July 2, 2006

Bulk view

On programming as a career

Raj Shekhar reminded me that software development is a career too, and that there are software companies that use exciting things like LISP.

My background is in computer science, and I spent almost all my
summers in high school training for programming competitions. I was a
geek’s geek, with algorithms and code coming out of my ears. I still
enjoy writing code to make things work. =) I’m much more comfortable
reading other people’s code and making sense of it than other people I
know – apparently, a rare thing. ;) I also enjoy writing
documentation. These two factors cause most people to doubt my
existence. What, a programmer who likes reading other people’s code
_and_ writing documentation?! Right up there with unicorns and
dragons, mate. ;)

But that’s not all of who I am, and I get the sense that’s not what
I’m best suited for.

In yesterday’s conversation about the meaning of life and other
things, Simon Rowland pointed out
that I’m more relationship-driven than technology-driven. When I
argued that I’m still a technologist at heart, he laughed and pointed
out that even my Emacs Lisp coding is motivated by contact with
people. The reason why I enjoyed working on Planner so much was
because I could make people really happy by writing code to fit their
editor and personal information manager to their particular needs. And
it wasn’t people in abstract, people in general, but rather one person
at a time, with completely idiosyncratic code that I might never

I like working with technology on a human scale. I love personalizing
things. I love working one-on-one with people. I don’t like being
abstracted away from users. I want them to be able to yell at me when
something goes wrong, and I want them to be able to express their
appreciation when things go right. I don’t want to deal with market
studies and hypothetical users. I want names and faces and stories.

I guess that’s why software development or system administration don’t
really appeal to me as careers. I know a lot of developers and sysads
who enjoy their work and are doing cool things, but their work doesn’t
strike a chord in me. I love developing skills that aren’t part of the
traditional developer profile. I love writing and public speaking, and
I want to do that as part of my day job instead of just something I do
on the side.

Some people have advised me to take a code monkey job, just for the
heck of it. Just to gain experience and give myself more time here in
North America, you know. As tempting as it is, though, my instinct?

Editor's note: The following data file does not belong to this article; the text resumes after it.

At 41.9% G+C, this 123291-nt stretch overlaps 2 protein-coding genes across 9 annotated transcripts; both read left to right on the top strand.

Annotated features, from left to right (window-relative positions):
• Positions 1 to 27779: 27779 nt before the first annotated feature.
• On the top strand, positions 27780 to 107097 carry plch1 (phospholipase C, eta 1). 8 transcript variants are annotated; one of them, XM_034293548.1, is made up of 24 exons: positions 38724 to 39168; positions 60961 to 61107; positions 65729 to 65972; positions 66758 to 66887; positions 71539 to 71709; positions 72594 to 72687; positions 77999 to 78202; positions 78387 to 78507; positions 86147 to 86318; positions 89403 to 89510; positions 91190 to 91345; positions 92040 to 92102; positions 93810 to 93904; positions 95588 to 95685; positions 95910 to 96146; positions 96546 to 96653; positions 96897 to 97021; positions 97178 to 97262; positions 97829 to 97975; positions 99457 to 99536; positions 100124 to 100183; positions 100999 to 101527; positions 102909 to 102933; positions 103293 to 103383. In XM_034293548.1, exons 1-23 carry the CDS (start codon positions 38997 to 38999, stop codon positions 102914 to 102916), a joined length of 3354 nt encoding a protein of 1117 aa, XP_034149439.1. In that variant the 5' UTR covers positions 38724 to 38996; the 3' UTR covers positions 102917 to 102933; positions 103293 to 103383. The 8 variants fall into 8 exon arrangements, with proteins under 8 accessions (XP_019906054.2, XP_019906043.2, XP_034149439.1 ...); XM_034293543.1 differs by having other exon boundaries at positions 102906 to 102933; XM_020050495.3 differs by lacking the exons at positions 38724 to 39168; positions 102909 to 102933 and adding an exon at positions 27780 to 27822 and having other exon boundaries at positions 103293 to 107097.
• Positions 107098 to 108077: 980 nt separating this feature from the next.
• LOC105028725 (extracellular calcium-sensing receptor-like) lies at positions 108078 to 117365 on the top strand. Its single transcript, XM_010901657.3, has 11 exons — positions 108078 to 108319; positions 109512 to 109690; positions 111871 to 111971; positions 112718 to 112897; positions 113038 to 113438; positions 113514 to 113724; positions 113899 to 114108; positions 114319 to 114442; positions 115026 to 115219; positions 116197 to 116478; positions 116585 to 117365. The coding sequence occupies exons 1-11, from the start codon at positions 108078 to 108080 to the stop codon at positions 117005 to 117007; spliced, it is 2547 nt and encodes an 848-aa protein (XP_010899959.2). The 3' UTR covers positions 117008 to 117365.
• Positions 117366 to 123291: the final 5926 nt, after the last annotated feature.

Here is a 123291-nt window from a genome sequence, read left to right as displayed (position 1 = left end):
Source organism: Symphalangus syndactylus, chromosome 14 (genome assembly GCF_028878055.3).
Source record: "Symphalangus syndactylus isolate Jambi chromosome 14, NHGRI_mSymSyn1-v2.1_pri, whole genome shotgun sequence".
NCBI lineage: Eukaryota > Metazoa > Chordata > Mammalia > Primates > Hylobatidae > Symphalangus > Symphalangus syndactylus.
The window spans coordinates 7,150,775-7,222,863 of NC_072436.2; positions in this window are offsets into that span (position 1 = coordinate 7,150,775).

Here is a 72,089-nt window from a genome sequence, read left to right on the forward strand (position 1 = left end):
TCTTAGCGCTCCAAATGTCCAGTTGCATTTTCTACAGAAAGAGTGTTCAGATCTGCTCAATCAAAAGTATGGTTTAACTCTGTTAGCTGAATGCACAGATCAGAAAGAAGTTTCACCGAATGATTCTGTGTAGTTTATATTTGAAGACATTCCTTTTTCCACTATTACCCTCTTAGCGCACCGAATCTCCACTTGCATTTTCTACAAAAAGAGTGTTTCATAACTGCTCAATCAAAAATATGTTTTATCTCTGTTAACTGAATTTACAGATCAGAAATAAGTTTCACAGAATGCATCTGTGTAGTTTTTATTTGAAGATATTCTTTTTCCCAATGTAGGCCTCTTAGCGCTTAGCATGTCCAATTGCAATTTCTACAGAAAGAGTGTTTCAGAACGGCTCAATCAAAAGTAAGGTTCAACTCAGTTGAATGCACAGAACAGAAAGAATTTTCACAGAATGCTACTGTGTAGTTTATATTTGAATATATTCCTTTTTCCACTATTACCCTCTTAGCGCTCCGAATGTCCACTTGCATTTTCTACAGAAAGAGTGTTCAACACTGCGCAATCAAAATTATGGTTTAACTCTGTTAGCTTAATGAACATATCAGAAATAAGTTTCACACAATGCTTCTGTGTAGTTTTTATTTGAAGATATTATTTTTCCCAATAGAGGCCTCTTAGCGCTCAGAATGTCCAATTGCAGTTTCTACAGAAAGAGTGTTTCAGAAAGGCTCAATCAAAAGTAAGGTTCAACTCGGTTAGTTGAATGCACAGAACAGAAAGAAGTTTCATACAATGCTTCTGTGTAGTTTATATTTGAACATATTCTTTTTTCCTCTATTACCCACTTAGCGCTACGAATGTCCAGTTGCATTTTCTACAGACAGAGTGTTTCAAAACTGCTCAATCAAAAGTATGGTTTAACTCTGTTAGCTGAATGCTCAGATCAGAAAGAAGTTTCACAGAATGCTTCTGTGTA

feeling? sense? tells me that there might be a better path. If it’s at
all possible for me to follow my passion at each step, I’d rather do
that and be exceptional rather than be a mediocre programmer.

When I ask myself what I’d do if I could work without thinking about
money, what I’d do even if no one paid me to, the answer that
consistently comes up is: spend the entire day reading, learning,
teaching, writing, speaking, meeting people. I don’t see myself
building robust, featureful systems or crafting beautiful code. I see
myself drawing attention to other people’s stories, connecting
different ideas, introducing people to people and things that could
change their lives. At the end of my life, I don’t want people to
remember me for some program I wrote, but rather for the changes that
I helped them make in their lives, what I inspired them to do, who I
inspired them to be.

So yes: although I can code, a job that involves only that aspect of
me will not be able to make the most of me.

This probably disappoints some of my college teachers who’d rather I
were in “hard” computer science – cryptography, graph theory, whatever
– but that’s the way it is, and I want to explore that aspect of

How does that translate into a career? It’s not exactly the kind of
thing you’ll find advertised on Monster.com. I’ll probably spend the
rest of my master’s thinking about enterprise social computing and how
people can make the most of blogs, wikis, social bookmarking,
podcasting, and related technologies. I would like to stay in North
America for at least a few more years because I’m learning so much
from the tech culture here, so I’ll need to offer enough value to a
company to sponsor my work permit. I’d like to think that I can create
enough value to justify the paperwork. ;)

In particular, I’d probably fit in well as someone who can support
consultants and other people whose job it is to know about technology
but who are too busy to learn about all these different things. I’m
good at reading about lots of different things and looking at the
connections. I’m also good at searching for supporting information and
recommending things that might be useful. I’ve been complimented on my
ability to get people enthused about something, and that extra boost
might help people close sales. If you know any company that would be a
good fit for me and that I would be a good fit for, I’d love to hear
about it!

I’m also interested in writing, but that might be more of a
medium-term thing. =)

If I can find a best-fit opportunity, all the better. If I’m not quite
qualified to do that yet and I can’t find a company that will take a
chance on me and train me up, I’ll consider other opportunities – but